Tag Archives: future

RIP Sub-editing: Does email have a hyphen and does anyone care? – pt 3

Well, the end is nigh – both for this RIP Sub-editing series and for my sub-editing career. It is fond farewell time. In this final post, the technology changes again but this time it is taking no prisoners and I ask myself, ‘Do I miss my old job?’ For those on a catch-up, here is RIP subbing part one and RIP subbing part two.

It’s just a series of tubes
In 1995 I went into something called an internet café. It was on Cleveland St in London, and there were computers set up all around the windows. I ‘dialled up’ the internet though I had no idea what that actually meant. Little did I know then that the internet is just a series of tubes! 😉

Google didn’t exist but Hotmail did. Hello email!

Apart from being able to email chief subs with a CV, the nature of subbing changed little in the 1990s. The World Wide Web was over there, work was over here. But it was coming. And in the summer of 2000, my own work life went online.

The journalists are revolting
Personally I was quite keen to join the online revolution, thanks to Matthew Broderick (see why in part one). So I applied for online work.

After a brief spell as Commissioning Editor with Moonpig.com during the dot.com bubble, I realised my heart lay in producing editorial content not commercial greeting cards. (Though really I can’t understand why I’m not personally thanked in How They Started In Tough Times. I’m sure my two months there in May/June 2000 was crucial!)

My first online subbing job was at Freeserve women’s channel – then called icircle.com (now part of Orange). Only I was called a web producer not a sub. It was great. The Web was a modern-day leveller with web editors and producer seen as equally valuable. No more bitchy magazine or newspaper hierarchy.

The software was clunky, though. CHAS, Spectrum and other weirdly named content management systems became the bane of my work life. Work was all about ‘wanking the computer’ rather than mad editing skillz. The database set-up meant endless copying and pasting into little boxes – aka shelf-stacking. It really was dull, dull work.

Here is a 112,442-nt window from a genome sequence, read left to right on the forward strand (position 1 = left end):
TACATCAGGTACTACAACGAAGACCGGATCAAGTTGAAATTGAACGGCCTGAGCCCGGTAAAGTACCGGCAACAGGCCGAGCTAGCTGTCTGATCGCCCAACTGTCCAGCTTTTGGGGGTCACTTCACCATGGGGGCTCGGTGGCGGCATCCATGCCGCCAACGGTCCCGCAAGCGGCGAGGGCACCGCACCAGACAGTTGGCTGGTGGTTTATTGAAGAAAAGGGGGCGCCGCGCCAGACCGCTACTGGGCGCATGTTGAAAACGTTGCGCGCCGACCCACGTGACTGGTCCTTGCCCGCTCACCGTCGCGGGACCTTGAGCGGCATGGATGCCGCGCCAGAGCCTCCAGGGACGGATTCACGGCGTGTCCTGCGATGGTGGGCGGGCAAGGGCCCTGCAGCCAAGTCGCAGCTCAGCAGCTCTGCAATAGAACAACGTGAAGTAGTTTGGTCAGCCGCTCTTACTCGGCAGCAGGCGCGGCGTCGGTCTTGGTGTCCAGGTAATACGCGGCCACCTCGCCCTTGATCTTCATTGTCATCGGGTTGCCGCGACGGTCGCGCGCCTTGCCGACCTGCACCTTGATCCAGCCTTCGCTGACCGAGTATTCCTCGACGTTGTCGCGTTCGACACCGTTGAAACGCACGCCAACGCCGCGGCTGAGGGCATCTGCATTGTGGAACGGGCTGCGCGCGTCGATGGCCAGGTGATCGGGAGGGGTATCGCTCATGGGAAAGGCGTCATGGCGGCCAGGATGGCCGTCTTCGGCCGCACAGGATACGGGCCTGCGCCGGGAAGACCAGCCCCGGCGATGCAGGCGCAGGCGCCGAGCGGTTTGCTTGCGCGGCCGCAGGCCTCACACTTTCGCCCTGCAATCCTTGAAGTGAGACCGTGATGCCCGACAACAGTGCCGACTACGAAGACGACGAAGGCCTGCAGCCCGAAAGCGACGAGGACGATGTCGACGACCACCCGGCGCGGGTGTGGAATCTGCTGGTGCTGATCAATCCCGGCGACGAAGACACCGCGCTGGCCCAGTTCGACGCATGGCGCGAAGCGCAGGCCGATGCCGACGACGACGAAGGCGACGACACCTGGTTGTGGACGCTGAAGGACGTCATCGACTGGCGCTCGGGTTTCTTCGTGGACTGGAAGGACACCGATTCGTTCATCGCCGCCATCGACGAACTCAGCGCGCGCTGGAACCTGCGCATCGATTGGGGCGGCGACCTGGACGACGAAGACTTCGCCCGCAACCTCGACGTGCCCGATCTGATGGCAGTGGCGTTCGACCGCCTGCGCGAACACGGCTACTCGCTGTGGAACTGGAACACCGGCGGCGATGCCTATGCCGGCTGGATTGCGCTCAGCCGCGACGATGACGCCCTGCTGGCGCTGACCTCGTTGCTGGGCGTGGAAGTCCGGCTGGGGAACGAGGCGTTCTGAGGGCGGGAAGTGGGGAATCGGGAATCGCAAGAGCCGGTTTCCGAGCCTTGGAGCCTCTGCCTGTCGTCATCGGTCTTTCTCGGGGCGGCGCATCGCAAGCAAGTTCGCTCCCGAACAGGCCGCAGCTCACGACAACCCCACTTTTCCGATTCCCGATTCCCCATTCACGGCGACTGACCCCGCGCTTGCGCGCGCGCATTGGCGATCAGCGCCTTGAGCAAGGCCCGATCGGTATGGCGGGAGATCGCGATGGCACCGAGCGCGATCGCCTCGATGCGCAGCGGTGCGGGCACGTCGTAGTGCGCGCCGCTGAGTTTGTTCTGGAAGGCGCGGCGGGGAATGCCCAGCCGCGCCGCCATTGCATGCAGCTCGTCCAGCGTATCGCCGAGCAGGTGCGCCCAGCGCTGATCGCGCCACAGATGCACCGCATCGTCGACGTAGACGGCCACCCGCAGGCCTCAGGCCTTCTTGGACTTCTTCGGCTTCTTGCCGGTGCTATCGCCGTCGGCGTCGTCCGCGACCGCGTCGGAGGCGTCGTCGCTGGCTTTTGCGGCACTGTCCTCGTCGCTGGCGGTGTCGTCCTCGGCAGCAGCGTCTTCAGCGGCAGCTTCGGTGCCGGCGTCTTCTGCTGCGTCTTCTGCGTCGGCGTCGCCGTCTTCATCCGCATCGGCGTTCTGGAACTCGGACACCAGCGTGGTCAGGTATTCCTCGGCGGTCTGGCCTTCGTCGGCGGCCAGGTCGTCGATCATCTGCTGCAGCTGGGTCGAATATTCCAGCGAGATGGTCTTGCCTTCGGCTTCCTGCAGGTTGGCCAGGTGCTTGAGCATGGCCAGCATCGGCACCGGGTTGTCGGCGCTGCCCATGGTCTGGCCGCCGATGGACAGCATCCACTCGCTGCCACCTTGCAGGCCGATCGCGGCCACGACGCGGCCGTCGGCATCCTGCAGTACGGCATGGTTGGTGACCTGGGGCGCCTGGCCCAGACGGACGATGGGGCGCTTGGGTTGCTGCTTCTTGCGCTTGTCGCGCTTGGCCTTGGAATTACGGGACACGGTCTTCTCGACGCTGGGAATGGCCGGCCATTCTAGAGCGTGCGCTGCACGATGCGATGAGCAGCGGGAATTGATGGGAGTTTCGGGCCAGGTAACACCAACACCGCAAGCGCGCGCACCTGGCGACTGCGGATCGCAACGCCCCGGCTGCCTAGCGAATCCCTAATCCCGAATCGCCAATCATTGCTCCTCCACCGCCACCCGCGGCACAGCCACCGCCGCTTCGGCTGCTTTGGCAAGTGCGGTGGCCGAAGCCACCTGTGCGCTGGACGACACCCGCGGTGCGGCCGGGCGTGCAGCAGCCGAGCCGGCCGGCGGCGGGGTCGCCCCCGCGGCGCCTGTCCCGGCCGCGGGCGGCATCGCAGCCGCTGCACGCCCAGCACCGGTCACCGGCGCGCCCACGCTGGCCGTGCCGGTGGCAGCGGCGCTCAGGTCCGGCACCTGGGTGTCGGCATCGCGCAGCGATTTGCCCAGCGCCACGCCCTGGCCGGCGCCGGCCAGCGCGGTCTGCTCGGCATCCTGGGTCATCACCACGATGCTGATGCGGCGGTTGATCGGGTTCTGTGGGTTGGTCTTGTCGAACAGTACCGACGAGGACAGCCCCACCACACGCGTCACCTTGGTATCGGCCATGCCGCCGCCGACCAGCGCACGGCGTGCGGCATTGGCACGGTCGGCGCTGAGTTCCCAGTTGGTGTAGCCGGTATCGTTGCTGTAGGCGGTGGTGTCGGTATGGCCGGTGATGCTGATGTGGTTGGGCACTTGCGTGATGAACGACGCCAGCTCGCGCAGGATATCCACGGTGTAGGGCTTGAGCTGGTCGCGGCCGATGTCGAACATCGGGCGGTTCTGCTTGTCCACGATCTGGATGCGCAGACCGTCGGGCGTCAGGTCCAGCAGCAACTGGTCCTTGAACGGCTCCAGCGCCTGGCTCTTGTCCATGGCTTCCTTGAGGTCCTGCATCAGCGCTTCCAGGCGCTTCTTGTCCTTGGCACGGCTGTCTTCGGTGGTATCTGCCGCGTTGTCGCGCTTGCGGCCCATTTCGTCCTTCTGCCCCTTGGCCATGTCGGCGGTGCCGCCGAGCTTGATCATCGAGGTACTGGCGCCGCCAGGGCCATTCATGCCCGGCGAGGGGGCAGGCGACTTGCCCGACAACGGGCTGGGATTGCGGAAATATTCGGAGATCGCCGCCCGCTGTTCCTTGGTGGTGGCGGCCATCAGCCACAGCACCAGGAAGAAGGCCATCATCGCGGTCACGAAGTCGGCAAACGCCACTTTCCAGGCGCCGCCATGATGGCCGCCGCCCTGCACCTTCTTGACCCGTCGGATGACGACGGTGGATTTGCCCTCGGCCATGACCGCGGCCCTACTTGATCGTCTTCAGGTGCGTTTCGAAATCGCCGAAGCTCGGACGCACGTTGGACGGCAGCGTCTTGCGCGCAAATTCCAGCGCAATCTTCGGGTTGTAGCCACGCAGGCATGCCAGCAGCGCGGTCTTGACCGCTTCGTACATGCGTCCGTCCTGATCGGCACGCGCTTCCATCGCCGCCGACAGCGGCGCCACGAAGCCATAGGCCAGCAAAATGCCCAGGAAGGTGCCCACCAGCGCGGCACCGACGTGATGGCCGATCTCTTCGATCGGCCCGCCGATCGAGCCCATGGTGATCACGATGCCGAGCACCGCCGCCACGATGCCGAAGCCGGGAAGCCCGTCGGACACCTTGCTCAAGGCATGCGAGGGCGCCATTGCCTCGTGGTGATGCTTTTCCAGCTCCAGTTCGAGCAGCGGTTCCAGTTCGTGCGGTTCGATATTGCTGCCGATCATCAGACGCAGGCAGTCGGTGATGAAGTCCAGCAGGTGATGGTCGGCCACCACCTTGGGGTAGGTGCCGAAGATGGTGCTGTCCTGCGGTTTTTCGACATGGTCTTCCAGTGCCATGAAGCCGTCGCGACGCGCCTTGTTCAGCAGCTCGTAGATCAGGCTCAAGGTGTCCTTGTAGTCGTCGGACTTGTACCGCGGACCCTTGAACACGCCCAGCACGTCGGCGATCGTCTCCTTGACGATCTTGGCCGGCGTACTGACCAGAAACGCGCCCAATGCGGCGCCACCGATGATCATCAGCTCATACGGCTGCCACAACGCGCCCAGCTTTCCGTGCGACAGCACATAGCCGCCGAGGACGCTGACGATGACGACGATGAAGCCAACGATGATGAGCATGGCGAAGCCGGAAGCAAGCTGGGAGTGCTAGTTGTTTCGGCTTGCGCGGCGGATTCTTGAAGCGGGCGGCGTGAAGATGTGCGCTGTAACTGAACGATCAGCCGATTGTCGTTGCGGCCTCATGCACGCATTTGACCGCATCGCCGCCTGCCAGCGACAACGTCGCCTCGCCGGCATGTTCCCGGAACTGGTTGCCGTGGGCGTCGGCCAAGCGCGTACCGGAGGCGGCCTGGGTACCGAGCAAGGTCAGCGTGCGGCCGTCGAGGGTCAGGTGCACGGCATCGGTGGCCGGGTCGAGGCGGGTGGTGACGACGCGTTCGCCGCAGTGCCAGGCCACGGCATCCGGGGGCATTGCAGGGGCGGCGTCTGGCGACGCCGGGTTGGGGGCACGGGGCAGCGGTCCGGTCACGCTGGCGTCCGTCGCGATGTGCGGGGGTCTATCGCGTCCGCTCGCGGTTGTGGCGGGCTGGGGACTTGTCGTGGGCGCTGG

But the ‘Publish’ button at the bottom was nothing less than astounding – no printing presses or repro houses, just one click and there it was up on site. Unfortunately, working a CMS was not only a bore but a health risk – and my RSI returned.

For fluff’s sake: the rise of client publishing
So I went back to less-frenetic, more refined print in 2002 (while also having fun with Facebook’s predecessors of Friendster and MySpace in my spare time). Print software was faster and more intuitive, and the work was more creative than web-style plain titles, metatag lists and easy-scan copy structure.

Even then, it was 100% employment as a freelance sub. But the best paid work started coming from client publishers through an explosion in contract publishing. Their rates beat even the biggest consumer glossies, so work changed again. Subbing now had to factor in client changes, and arguments arose over their bad grammar and vague, fluffy marketing blurbs.

In 2003/4, InDesign arrived on magazines, kicking QuarkXpress (mostly) into the software dustbin of history.

I got a website – and you don’t have one!
In 2005, web software was also getting smarter. So I got a website, created in DreamWeaver by a friend who was a graphic designer.

It seemed so slick, featuring a world map that readers could click on and interact with to see examples of my travel writing. It seemed to get me more work, too. No more emailed CV to post or download, I just sent a link and introductory paragraph to the chief sub over email. Why trawl through pages of a stiff CV when you can quickly scan a friendly online resumé?

Little did I know that static personal websites were going to be passé within just two years.

Ditch the website, get a blog!
It was around this time that I started getting more writing work. Subbing still made up the bulk of the work but no longer the whole of it. Over time, more creative was needed by the clients, which meant more writing. The subbing-writing balance shifted with the client’s needs.

Meanwhile, Web 2.0 was getting into full swing. In 2007 I wrote three personal blogs – all one-offs and with small, definite audiences in mind. But digital was hotting up as free blog platforms like Blogspot and WordPress broke down the tech barriers to set-up.

Pardon my personal digital explosion
And so, in the downtime of the magazine subs desk, I started blogging. The two blogs I started in 2008 were free WordPress templates, designed to reach a wider audience: there was this one for sub-editors and a travel dress codes blog at What To Wear Where.

I also started several Nings (themed social networks), just y’know because it was there and it was easy, and was asked to kick off  a wiki online style guide for sub-editors via a tweet from the head of Journalism.co.uk on Twitter.

I joined everything from Google Reader to Delicious bookmarks to Guardian Soulmates. I became a DJ on my own Blip.fm radio station. I uploaded photos to Flickr and went on real-life Flickr meets, blending the virtual world into the real one. I live-tweeted a Birmingham council event on Twitter – I couldn’t believe I was being paid to update the news in real time.

You mean you’ll pay me to Tweet?